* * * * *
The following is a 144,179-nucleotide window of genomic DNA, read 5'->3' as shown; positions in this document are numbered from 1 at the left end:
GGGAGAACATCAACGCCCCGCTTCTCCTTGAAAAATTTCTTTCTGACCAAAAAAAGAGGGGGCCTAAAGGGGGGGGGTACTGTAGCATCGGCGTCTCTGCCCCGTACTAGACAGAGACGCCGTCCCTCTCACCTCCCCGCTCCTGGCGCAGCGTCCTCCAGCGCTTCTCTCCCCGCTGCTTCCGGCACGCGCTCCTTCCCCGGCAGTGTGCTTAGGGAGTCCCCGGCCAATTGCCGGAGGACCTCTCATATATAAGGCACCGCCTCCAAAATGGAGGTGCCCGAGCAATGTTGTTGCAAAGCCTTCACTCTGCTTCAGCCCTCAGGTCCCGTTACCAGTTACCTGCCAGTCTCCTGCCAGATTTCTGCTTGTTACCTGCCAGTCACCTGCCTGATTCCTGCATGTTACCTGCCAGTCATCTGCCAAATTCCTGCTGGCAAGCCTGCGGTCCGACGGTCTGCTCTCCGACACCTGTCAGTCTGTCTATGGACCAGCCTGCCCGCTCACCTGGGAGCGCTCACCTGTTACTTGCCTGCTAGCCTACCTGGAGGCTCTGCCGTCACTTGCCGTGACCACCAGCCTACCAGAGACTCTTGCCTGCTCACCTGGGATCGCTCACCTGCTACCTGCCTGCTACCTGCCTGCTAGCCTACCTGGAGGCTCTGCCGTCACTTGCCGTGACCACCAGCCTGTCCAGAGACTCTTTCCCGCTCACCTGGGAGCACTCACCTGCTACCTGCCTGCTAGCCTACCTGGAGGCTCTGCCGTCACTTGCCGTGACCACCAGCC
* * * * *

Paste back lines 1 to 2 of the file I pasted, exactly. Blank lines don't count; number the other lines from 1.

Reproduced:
The following is a 144,179-nucleotide window of genomic DNA, read 5'->3' as shown; positions in this document are numbered from 1 at the left end:
GGGAGAACATCAACGCCCCGCTTCTCCTTGAAAAATTTCTTTCTGACCAAAAAAAGAGGGGGCCTAAAGGGGGGGGGTACTGTAGCATCGGCGTCTCTGCCCCGTACTAGACAGAGACGCCGTCCCTCTCACCTCCCCGCTCCTGGCGCAGCGTCCTCCAGCGCTTCTCTCCCCGCTGCTTCCGGCACGCGCTCCTTCCCCGGCAGTGTGCTTAGGGAGTCCCCGGCCAATTGCCGGAGGACCTCTCATATATAAGGCACCGCCTCCAAAATGGAGGTGCCCGAGCAATGTTGTTGCAAAGCCTTCACTCTGCTTCAGCCCTCAGGTCCCGTTACCAGTTACCTGCCAGTCTCCTGCCAGATTTCTGCTTGTTACCTGCCAGTCACCTGCCTGATTCCTGCATGTTACCTGCCAGTCATCTGCCAAATTCCTGCTGGCAAGCCTGCGGTCCGACGGTCTGCTCTCCGACACCTGTCAGTCTGTCTATGGACCAGCCTGCCCGCTCACCTGGGAGCGCTCACCTGTTACTTGCCTGCTAGCCTACCTGGAGGCTCTGCCGTCACTTGCCGTGACCACCAGCCTACCAGAGACTCTTGCCTGCTCACCTGGGATCGCTCACCTGCTACCTGCCTGCTACCTGCCTGCTAGCCTACCTGGAGGCTCTGCCGTCACTTGCCGTGACCACCAGCCTGTCCAGAGACTCTTTCCCGCTCACCTGGGAGCACTCACCTGCTACCTGCCTGCTAGCCTACCTGGAGGCTCTGCCGTCACTTGCCGTGACCACCAGCC